when the bridge gave way and was not repaired sufficiently for him to cross until the night of the 23d. On the morning of the 24th, by direction of the major-general commanding, I ordered General Hatch to make a circuit to the WEST with his command and encamp at night near Waterford. With Colonel Karge's DIVISION I proceeded direct to Holly Springs, with instructions to occupy the town until the arrival of the infantry, and if possible open railroad and telegraph communication with La Grange. Finding the road and wires too badly destroyed to be repaired in less than three or four days, I reported this fact to General Smith, who decided not to repair it. On the 27th I was ordered by General Smith to remain at Holly Springs until further orders from Major-General Washburn; accordingly, I immediately dispatched messengers to La Grange to communicate with this latter officer and obtain orders. In obedience to orders received during the night of the 27th, I moved my entire command on the morning of the 28th direct to La Grange.
My entire loss during the expedition was 12 killed, 38 wounded, and 37 missing. The horses subsisted almost entirely upon green corn during our absence, but returned in fair condition.
I herewith inclose reports of the brigade and DIVISION commanders.
Very respectfully, your obedient servant,
B. H. GRIERSON,
Major J. HOUGH,
Numbers 19. Report of Brigadier General Edward Hatch, U. S. Army, commanding First DIVISION.
HDQRS. 1ST DIV., CAV. CORPS, DIST. OF WEST TENNESSEE,
La Grange, Tenn., August 30, 1864.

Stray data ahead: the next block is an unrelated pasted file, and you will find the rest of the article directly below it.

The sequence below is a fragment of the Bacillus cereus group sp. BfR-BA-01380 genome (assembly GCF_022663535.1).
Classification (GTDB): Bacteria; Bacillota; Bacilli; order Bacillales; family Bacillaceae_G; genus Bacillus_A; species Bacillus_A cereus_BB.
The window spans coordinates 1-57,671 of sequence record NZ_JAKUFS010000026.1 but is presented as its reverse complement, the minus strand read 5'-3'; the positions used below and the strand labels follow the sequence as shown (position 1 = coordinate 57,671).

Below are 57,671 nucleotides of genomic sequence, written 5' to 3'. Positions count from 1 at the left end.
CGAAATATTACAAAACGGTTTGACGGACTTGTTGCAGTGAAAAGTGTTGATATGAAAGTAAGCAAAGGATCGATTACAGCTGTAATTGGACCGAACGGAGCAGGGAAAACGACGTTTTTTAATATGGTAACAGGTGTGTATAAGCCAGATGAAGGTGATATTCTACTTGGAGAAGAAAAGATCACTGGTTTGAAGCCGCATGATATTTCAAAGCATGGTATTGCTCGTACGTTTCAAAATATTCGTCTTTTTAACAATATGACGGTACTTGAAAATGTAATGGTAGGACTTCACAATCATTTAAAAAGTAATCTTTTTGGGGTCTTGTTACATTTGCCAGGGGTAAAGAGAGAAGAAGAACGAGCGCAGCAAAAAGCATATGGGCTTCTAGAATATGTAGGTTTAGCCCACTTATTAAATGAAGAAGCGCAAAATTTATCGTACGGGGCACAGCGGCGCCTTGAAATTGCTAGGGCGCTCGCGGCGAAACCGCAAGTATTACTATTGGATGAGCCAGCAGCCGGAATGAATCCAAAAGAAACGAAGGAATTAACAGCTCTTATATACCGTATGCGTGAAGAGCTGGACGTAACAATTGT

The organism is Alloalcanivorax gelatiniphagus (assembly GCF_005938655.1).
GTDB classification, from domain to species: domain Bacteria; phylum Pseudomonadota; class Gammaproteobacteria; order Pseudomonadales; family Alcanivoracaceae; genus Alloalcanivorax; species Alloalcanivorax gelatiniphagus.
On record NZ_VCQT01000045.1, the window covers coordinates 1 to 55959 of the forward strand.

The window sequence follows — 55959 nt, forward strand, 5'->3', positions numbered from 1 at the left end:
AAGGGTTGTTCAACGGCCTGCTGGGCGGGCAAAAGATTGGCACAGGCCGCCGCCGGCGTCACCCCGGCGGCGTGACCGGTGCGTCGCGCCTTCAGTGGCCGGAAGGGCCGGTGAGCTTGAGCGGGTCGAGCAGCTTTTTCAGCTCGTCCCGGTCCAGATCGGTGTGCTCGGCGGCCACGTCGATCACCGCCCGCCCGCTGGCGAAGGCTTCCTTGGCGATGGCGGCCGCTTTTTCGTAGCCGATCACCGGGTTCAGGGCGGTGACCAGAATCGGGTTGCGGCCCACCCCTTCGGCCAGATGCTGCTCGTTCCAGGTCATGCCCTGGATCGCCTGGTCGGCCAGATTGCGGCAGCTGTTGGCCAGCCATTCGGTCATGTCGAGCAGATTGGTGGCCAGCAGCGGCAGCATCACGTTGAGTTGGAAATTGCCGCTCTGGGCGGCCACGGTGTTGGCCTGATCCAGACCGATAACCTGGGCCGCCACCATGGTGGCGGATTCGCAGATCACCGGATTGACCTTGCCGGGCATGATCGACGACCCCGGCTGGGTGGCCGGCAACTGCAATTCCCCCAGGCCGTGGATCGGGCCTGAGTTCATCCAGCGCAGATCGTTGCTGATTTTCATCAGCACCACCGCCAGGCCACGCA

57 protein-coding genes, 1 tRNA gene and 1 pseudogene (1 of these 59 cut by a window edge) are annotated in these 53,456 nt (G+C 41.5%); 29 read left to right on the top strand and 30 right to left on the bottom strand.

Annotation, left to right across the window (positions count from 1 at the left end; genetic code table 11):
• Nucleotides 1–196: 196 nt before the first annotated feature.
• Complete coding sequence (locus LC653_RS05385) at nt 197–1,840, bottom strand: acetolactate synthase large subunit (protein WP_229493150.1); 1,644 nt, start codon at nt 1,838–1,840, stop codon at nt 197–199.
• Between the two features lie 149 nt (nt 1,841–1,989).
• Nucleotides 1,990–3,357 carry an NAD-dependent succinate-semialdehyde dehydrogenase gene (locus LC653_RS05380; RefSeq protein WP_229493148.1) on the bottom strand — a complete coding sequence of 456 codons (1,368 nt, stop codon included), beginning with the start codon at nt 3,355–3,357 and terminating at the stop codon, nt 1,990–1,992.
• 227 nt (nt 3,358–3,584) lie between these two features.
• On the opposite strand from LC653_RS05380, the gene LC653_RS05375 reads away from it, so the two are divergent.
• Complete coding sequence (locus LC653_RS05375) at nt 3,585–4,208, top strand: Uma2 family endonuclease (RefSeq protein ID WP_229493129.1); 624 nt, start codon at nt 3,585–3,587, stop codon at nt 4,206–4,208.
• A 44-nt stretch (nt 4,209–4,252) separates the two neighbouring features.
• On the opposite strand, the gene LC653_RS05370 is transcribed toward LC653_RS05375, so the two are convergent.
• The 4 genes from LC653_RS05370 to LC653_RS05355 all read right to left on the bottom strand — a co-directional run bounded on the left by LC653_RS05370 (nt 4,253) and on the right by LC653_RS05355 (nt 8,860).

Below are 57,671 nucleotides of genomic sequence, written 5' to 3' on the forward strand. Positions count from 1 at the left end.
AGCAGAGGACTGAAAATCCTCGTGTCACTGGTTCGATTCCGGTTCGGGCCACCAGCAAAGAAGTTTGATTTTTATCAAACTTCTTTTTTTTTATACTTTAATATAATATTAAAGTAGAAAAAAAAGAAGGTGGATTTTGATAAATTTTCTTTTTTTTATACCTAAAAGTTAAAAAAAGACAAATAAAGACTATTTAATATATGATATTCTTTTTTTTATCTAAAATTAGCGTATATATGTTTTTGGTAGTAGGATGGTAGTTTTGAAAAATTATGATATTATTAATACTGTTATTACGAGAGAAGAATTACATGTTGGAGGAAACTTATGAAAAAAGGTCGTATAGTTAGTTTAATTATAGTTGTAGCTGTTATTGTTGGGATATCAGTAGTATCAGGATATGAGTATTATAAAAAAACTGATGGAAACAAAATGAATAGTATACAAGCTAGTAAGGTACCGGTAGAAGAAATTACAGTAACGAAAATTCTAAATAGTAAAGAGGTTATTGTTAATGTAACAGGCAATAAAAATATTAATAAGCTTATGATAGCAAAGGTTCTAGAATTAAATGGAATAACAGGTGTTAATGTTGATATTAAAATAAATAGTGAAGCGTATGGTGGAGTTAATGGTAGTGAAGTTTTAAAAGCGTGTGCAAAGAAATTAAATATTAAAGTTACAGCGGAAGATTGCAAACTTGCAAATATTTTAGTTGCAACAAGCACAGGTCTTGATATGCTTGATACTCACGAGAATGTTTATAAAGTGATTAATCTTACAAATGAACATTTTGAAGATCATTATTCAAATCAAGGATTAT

CAPTAIN: I have the honor to report that in compliance with orders from Brigadier General B. H. Grierson, commanding Cavalry Corps, District of WEST Tennessee, I moved out from this place on the 1st instant, having ordered concentration of this DIVISION at Holly Springs, Miss. Having opened communication with Holly Springs by railroad, according to instructions, and pursuant to further orders from Major General A. J. Smith, commanding Right Wing, SIXTEENTH Army Corps, to whom I had been ordered to report, I moved out at daylight on the morning of the 8th instant with my command, increased by Colonel Noble's brigade, Second DIVISION, Cavalry Corps, and two brigades of General Mower's DIVISION, to the Tallahatchie River, where the enemy was found in some force, and manifesting a disposition to dispute the passage. I ordered Colonel Hill, commanding Thirty-fifth Iowa Infantry, to open on the enemy's sharpshooters, and Colonel Winslow, commanding Second DIVISION, Cavalry Corps, at the same time to charge, and, if possible, carry the railroad bridge. At the same time two guns of the Tenth Missouri Cavalry were brought up and opened on the enemy's rifle- pits, and under cover of this fire the Thirty-fifth Iowa Infantry rapidly crossed the river. As soon as the enemy was driven from his position, Colonel Noble, with the THIRD and Fourth Iowa Cavalry, charged over the rail-